The Wats of Ayutthaya

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January, 2019

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Ayutthaya’s historical centre is located on a riverine island surrounded by three rivers: Lopburi, Passak and Chao Phraya (which flows right down to Bangkok). 200 of Thailand’s 31,000 registered temples or wats, are in and around Ayutthaya, a former Siamese Royal capital. Fortunately, our sight-seeing excursions only took in the more important.

“WAT CHAI WATTANARAM”: – is located on the west bank of the Chao Phraya River, and just outside the city walls. Here, we began to see how similar the wats were to those we’d seen in Bagan, Myanmar, with their crumbling red brick structures. The Burmese had invaded Ayutthaya in 1767 and destroyed the city mainly through fire. We could see how thick the concrete coating covering the bricks had been and learned it was made traditionally from ground sea shells. This concrete canvass would then have been covered in gold and paintings and must have been an impressive sight. There were five pagodas, surrounded by cloisters, with a main pagoda (or fang) in the centre. The latter had steep steps up to the centre, designed to make the entrant bow at each step.

“WAT PHANAN CHOENG”: – contained a huge golden Buddha flanked by two others. This was made from solid concrete and covered in gold leaf. Around were a series of recesses containing 84,000 Buddha statutes. Three similar Buddha statues where in a hall next door, but the Buddhas on either side were said to be solid gold. Colourful and beautifully painted murals adorned the walls.

From here we crossed the River Passak by small ferry and were once again on the island city.

“WAT MAHATHAT”: – is located to the east of the Royal Palace and is the only royal temple that houses Buddha’s relics. There were the remnants of narrow vertical windows because the architects believed that if the windows were too big, the walls would fall down. There was also the best remains of the ornate decoration which would have covered the concrete. There was only one original Buddha’s head, and this was placed in a tree trunk which had invaded a wall with its roots, like Tha Prom in Cambodia.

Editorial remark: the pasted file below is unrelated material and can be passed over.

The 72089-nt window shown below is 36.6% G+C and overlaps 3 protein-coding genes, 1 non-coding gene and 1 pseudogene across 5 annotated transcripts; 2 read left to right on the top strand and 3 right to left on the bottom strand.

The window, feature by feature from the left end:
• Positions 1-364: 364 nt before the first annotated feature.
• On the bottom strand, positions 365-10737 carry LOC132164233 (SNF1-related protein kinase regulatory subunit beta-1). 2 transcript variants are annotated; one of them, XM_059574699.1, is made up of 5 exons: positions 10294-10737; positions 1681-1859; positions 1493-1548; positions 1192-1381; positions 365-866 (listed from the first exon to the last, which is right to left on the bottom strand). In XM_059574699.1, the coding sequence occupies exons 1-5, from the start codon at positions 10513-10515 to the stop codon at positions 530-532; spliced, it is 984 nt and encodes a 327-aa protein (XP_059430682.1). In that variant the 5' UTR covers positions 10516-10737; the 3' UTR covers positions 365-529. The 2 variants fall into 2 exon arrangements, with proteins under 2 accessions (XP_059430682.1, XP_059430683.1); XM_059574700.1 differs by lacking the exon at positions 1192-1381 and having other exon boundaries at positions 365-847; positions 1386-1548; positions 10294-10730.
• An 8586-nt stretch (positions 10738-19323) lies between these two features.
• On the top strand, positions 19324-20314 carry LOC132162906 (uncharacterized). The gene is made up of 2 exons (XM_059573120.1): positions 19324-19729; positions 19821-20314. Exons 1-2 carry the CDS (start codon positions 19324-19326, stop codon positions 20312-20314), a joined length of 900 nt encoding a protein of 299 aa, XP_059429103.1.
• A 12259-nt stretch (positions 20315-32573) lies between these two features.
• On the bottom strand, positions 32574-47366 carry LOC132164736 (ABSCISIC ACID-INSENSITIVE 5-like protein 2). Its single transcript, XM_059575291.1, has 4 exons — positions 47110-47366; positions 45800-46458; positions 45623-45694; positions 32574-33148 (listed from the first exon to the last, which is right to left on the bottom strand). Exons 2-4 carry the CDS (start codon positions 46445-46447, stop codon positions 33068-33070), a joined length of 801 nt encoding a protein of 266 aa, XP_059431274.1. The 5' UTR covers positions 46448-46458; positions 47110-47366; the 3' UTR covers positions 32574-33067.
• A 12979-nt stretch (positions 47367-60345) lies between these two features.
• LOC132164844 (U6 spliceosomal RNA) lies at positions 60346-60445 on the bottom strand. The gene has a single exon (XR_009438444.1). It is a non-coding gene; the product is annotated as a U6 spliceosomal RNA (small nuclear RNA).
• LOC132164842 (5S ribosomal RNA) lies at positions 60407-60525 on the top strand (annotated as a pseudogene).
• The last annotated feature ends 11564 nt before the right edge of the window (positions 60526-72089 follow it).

WANG LUANG – is the former Royal Palace and at Wat Phrasisanpet, royal cremations took place. Here three stupas were a magnificent sight. Many of the structures were leaning dangerously due to flooding. The last major floods were in 2011 when the water had been over five foot deep. If these had been in Britain, it’s likely that entrance would have been banned for health and safety reasons.

“WAT LOKAYASUTHARAM”: – the main feature was a 42-foot reclining Buddha, restored in 1954. The head pointed north and the face west, with lotus flowers supporting the head. Each of the ten toes, were equal in length with one foot being positioned on the other at an exact right angle. In front of the Buddha, were the traces of 24 octagonal pillars which, when restored, have been made circular.

“WAT YAI CHAI MONGKOL”: – this is a part active temple and part ruin and had another, but smaller reclining Buddha clad in gold cloth. We watched as a temple assistant helped a devotee hoist a section of material up the body (this is said to be done on auspicious days for the person). Once again, there was symmetry with Buddha statues surrounding the four sides of the chedi. This time we were able to climb the Chedi and walk around a terrace three quarters of the way up. Fortunately, the 50+ steps had been restored and were even and solid. Having walked to the Royal Pavilion, we were met by the amazing sight of thousands of colourful cockerel statues. Some were less than a foot high, whilst others were bigger than a person. Some were in traditional colours, whilst others were covered with gold and silver. Apparently, King Naresuan was fond of cock fighting and therefore devotees leave the cockerels in his honour. Our guide said that although the vendors could in theory remove them to resell, they never do.

WAT NIVET DHAMAPRAVAT – this is not strictly speaking part of Ayutthaya’s Historical Park but is in the village of Bang Pa-In on Ayutthaya’s outskirts. We passed the Summer Palace, which you can’t enter, and headed across the river by small, but effective cable car, to a small riverine island. Wat Nivet Dhamapravat was built in 1878 in the gothic style and has stained glass windows and what looked like regency striped wallpaper which was in fact plaster moulding.

All the sights were relatively close and our itinerary had suggested we cycle around them. However, when our lycra-clad guide saw me take to a bike for the first time in many years and wobble around the carpark, he immediately summoned up a tuk tuk. I was extremely grateful!

Helen Jackson

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